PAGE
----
Brands are a very important part of modern civilization. A brand magically transforms a commodity’s product attributes into symbolical values (Raymond Williams); it gives products a meaning, identity and difference; it changes mere consumption and its pragmatic utility into a signifier and signified full of meanings (Roland Barthes, Jean Baudrillard, James Twitchell, Jean Noel Kapferer); through a connection to archetypes, it brings deeper meanings into human lives (Carol S. Pearson); it takes part in the privileged social discourse (Kline, Jhally); makes visible and gives names to social codes (Douglas Holt, Clotaire Rapaille); and, in today’s world of disruptive technological changes and innovations, the brand is beginning to be one of the most significant signs of deep, groundbreaking, social and economic changes. Brands have stopped being a part of pure consumption and the economic world, they are becoming the initiators of change in the world (Thomas Kolster, Grant McCracken, Faris Yakob).
People today no longer want a brand as their social, “tribal“ or snobbish individual label, used until recently by consumers to express their identity, difference and status within the social hierarchy of other consumers. In the same way, it is no longer just about the products and their functional attributes. Research repeatedly shows that peoples’ purchase decisions are influenced by their opinions of the company’s cause-marketing initiatives. The corporation is “dealing with consumers who don’t just want a can of Coke, bar of soap, TV show, or Vespa. Corporations are required to create and share cultural capital and to release value into the world without any assurance of immediate return. Now the corporation is not just an economic actor, it is also a social and cultural one,” writes Grant McCracken in his book The Chief Cultural Officer: How to Create a Living, Breathing Corporation.
This type of economic environment, where a company or corporation changes from an economic actor to a social and cultural one is called “gift economy”. Gift economy represents a paradigmatic shift which has the potential to cause dramatic change, since it brings with it the need for a true ethical and value dimension in entrepreneurial, business and economic activities. In the context of these changes, it is critical for the brand to show that it cares about the world, people or values – that it carries an overarching meaning, story and purpose This is how a new type of marketing is born. “Cause marketing” goes beyond just numbers, efficient communication, return on investment and corporate profit. And with this new type of marketing come “brands with purpose”.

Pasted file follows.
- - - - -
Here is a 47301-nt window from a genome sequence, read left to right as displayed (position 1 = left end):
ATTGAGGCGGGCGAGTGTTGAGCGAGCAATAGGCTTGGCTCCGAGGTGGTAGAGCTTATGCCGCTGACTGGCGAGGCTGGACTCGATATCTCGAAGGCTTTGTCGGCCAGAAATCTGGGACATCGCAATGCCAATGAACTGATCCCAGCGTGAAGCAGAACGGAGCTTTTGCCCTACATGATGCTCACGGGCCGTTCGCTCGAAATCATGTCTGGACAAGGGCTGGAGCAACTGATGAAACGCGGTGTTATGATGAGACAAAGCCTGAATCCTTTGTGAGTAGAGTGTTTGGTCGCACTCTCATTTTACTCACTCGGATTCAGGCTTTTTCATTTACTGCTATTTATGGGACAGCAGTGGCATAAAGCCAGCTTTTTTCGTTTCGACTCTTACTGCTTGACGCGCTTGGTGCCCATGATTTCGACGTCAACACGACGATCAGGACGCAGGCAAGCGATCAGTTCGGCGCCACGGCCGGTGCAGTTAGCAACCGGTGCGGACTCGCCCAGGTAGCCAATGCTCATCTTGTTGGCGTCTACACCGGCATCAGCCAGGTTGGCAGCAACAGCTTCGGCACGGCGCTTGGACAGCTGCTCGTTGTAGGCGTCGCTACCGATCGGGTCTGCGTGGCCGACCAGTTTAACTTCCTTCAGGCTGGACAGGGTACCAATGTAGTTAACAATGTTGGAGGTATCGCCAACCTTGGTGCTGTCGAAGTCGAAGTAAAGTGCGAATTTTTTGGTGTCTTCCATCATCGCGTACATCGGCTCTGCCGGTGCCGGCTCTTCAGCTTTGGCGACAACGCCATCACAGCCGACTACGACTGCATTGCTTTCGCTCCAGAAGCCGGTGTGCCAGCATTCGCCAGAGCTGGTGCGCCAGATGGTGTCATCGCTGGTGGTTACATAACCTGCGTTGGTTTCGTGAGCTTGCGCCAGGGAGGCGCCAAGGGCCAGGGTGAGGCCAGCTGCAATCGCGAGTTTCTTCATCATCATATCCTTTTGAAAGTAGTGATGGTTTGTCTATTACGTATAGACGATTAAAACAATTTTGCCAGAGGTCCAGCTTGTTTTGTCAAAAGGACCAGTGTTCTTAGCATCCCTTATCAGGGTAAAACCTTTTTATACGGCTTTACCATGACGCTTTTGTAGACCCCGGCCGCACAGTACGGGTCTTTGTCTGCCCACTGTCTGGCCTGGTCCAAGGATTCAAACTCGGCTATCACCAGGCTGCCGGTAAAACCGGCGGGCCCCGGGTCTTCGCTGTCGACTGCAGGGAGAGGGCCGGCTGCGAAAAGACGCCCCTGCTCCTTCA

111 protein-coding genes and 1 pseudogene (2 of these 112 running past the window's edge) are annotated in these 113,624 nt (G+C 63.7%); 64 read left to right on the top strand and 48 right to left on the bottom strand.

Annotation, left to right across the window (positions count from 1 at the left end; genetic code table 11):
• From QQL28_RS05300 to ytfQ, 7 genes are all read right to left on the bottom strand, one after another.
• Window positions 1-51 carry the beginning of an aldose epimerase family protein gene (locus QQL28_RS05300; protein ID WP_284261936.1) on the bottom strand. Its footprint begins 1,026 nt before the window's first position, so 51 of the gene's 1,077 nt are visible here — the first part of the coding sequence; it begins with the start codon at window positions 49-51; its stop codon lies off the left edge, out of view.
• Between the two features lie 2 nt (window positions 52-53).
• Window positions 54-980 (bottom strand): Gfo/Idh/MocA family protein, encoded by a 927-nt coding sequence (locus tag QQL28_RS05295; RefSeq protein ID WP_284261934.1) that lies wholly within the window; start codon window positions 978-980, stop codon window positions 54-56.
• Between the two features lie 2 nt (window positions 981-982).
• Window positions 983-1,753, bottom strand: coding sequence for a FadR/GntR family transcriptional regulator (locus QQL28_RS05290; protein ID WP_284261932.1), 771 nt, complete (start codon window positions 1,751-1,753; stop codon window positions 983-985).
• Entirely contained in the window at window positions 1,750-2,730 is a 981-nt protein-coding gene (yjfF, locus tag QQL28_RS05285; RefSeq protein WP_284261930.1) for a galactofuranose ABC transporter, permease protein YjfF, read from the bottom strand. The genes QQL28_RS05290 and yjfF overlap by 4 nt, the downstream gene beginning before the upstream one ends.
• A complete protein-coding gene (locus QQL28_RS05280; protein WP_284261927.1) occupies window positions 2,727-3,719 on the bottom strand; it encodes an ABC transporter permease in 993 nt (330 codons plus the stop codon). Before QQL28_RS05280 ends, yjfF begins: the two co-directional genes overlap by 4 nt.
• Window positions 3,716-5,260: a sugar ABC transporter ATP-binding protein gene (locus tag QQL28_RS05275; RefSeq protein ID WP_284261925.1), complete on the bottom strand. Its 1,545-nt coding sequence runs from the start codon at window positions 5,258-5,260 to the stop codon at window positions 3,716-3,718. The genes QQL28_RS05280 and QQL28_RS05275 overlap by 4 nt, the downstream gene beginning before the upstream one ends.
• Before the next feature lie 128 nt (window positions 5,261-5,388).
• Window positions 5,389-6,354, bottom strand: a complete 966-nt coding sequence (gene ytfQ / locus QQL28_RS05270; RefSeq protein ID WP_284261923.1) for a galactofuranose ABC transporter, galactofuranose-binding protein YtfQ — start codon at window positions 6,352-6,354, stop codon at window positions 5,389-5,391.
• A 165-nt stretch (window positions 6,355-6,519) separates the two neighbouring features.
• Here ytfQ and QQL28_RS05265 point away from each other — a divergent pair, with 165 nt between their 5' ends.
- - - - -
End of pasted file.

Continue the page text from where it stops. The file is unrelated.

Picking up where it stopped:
These are brands that care and have a reach extending far beyond the ordinary limits of their commercial presence in the market economy. Brand advertising is transforming into “good-vertising” (Thomas Kolster). But good-vertising is not just a variation of good old corporate social responsibility (CSR). In the old times, many brands and corporations incorporated CSR into their activity plans simply because it was expected of them, without any relevant connection to the brand meaning and brand purpose. Good-vertising is a complex re-installment of the brand attitude to the world and its key characteristic is authenticity.
We may do not believe politicians, preachers, and the media. We may lack a unifying overarching story shared by the whole society. But we are pre-programmed to seek meaning in our lives and in what we do. Viktor Frankl showed how identifying the purpose and meaning of life and clinging to it helped people survive concentration camps. In the current “low-trust” world brands have become meaning providers and cultural institutions. That is why they should understand that they should be doing something more for the society, humanity and the world.
Pavol Minár is from FMK UCM in Trnava and is Board Member and Brand Storyteller at Zaraguza Prague
Originally published in Connection, the magazine published by AmCham Slovakia
28. May 2018 at 12:30 | Pavol Minár